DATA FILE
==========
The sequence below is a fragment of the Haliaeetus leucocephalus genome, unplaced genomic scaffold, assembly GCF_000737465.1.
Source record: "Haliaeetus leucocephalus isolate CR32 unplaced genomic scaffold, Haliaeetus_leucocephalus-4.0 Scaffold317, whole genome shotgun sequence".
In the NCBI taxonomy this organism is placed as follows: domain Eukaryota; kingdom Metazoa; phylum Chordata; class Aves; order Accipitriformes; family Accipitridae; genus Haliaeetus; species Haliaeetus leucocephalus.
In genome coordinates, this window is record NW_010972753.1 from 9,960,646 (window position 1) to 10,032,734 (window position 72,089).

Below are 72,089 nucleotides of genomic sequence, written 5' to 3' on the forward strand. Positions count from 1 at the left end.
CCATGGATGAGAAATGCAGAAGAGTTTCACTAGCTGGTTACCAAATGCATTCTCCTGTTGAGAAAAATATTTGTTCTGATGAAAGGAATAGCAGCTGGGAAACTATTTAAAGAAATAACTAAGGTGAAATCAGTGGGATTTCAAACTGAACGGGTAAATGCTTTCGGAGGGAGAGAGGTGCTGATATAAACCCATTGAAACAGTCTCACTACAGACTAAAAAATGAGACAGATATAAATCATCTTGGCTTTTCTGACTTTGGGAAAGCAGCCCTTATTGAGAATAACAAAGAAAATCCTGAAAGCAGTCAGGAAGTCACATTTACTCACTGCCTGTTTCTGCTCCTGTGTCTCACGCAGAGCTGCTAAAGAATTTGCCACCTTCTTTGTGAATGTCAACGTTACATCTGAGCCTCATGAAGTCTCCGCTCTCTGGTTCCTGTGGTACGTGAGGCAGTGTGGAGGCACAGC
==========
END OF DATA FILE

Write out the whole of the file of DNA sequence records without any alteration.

The sequence below is a fragment of the Haliaeetus leucocephalus genome, unplaced genomic scaffold, assembly GCF_000737465.1.
Source record: "Haliaeetus leucocephalus isolate CR32 unplaced genomic scaffold, Haliaeetus_leucocephalus-4.0 Scaffold317, whole genome shotgun sequence".
In the NCBI taxonomy this organism is placed as follows: domain Eukaryota; kingdom Metazoa; phylum Chordata; class Aves; order Accipitriformes; family Accipitridae; genus Haliaeetus; species Haliaeetus leucocephalus.
In genome coordinates, this window is record NW_010972753.1 from 9,960,646 (window position 1) to 10,032,734 (window position 72,089).

Below are 72,089 nucleotides of genomic sequence, written 5' to 3' on the forward strand. Positions count from 1 at the left end.
CCATGGATGAGAAATGCAGAAGAGTTTCACTAGCTGGTTACCAAATGCATTCTCCTGTTGAGAAAAATATTTGTTCTGATGAAAGGAATAGCAGCTGGGAAACTATTTAAAGAAATAACTAAGGTGAAATCAGTGGGATTTCAAACTGAACGGGTAAATGCTTTCGGAGGGAGAGAGGTGCTGATATAAACCCATTGAAACAGTCTCACTACAGACTAAAAAATGAGACAGATATAAATCATCTTGGCTTTTCTGACTTTGGGAAAGCAGCCCTTATTGAGAATAACAAAGAAAATCCTGAAAGCAGTCAGGAAGTCACATTTACTCACTGCCTGTTTCTGCTCCTGTGTCTCACGCAGAGCTGCTAAAGAATTTGCCACCTTCTTTGTGAATGTCAACGTTACATCTGAGCCTCATGAAGTCTCCGCTCTCTGGTTCCTGTGGTACGTGAGGCAGTGTGGAGGCACAGC